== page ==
And so we did it. For a few months it was feared that Nintendo did not want to release the latest remake of Dragon Quest for Nintendo DS in the West, then like a bolt from the blue the beginning of 2011 brought the news that many fans were waiting for: Dragon Quest VI it would also arrive in Europe and America, for the first time ever. The original version for SNES dates back to 1995 and has never enjoyed any official adaptation: for fifteen years western gamers had to do without a real milestone of its kind, until Square Enix started, now different years ago, the revised and corrected versions of the central "trilogy" in the saga. Thanks to this operation, we Europeans were also able to enjoy the remakes of Dragon Quest IV and Dragon Quest V and with this last chapter the circle started on the Nintendo DS closes: the main saga says goodbye to the Nintendo handheld, which also hosted the most recent episode, Dragon Quest IX: The Sentinels of the Sky, with a crucial chapter that has heavily influenced the JRPG production of the last three decades. But will this sixth Dragon Quest age well?
I dream or I am awake
Despite the numeric suffix, Dragon Quest VI: Into the Realm of Dreams it is effectively a prequel to the entire trilogy also comprised of Dragon Quest IV: Chronicles of the Chosen and Dragon Quest V: The Bride of Destiny. For those who have played the previous episodes the reason will appear more and more obvious as we get closer to the final stages, in order not to ruin the surprise for newbies it is enough to say that the new protagonist is not destined to remain a simple lumberjack forever and that the 'awaits a truly legendary fate.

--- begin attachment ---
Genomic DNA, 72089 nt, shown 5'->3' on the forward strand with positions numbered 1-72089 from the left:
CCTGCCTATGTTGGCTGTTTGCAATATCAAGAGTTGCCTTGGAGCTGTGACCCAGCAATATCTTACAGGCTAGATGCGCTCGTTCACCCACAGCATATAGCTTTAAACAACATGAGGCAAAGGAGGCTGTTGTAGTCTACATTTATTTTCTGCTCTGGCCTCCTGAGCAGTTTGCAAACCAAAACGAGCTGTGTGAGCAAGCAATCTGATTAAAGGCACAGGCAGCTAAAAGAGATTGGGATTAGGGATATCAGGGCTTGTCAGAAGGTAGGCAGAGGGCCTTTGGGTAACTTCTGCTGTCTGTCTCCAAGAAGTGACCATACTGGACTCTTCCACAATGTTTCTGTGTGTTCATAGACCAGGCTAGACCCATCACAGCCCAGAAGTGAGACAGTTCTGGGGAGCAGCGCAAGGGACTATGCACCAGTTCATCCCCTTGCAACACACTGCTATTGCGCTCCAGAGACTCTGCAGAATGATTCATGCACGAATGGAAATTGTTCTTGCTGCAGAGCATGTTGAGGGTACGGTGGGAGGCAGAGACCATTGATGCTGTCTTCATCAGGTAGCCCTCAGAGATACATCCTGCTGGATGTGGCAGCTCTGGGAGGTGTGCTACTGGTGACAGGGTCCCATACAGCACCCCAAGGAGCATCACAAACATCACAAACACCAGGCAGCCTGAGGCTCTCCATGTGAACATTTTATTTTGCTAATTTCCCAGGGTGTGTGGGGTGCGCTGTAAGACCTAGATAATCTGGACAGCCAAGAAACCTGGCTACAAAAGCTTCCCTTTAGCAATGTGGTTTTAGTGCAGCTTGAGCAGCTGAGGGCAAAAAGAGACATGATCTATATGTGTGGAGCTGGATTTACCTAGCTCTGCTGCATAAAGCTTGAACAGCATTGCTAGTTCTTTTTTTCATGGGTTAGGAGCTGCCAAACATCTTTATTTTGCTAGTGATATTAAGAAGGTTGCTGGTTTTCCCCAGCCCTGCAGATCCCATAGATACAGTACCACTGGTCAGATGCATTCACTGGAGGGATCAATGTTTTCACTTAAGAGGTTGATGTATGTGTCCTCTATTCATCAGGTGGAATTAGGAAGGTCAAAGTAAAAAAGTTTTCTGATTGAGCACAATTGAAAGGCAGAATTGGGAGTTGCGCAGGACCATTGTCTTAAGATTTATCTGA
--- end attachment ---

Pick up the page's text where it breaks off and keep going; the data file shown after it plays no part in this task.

Already in the first minutes of the game we are introduced to his epic mission: to seek the means necessary to destroy the evil witch-demon Lacertow. To do this, the Hero of this Dragon Quest will have to travel between two parallel worlds, gathering a group of valiant companions. Unlike the other episodes of the saga, often characterized by supporting characters sketched only superficially, Dragon Quest VI: Into the Realm of Dreams proposes a much more incisive and captivating cast. We are still far from the multifaceted and sometimes exasperated storytelling of the most modern JRPGs, however the characters who will accompany the Hero are multifaceted and motivated by personal problems that enrich the plot. The latter is proposed in the perfect style of Dragon Quest, it is an adventure of distinctly fantasy themes and settings that develops among castles, caves and lost ruins. Unlike the previous Dragon Quest, this sixth episode has a greater goliardic vein that lightens a decidedly epic general atmosphere that sometimes manages to take itself too seriously. In general you have the feeling of playing a much more modern JRPG than the two prequels / sequels of the so-called "Zenith trilogy", however the story suffers from the idea of parallel worlds, perhaps not really developed properly. This concept would have been taken up and elaborated later by games like Chrono Trigger but here it appears instead a little sketchy and less incisive, with a plot that connects the two worlds through episodic adventures unrelated to each other. The feeling you get is that of a somewhat banal story that tends to go too far, relying on the excellent cast and some really brilliant dialogues.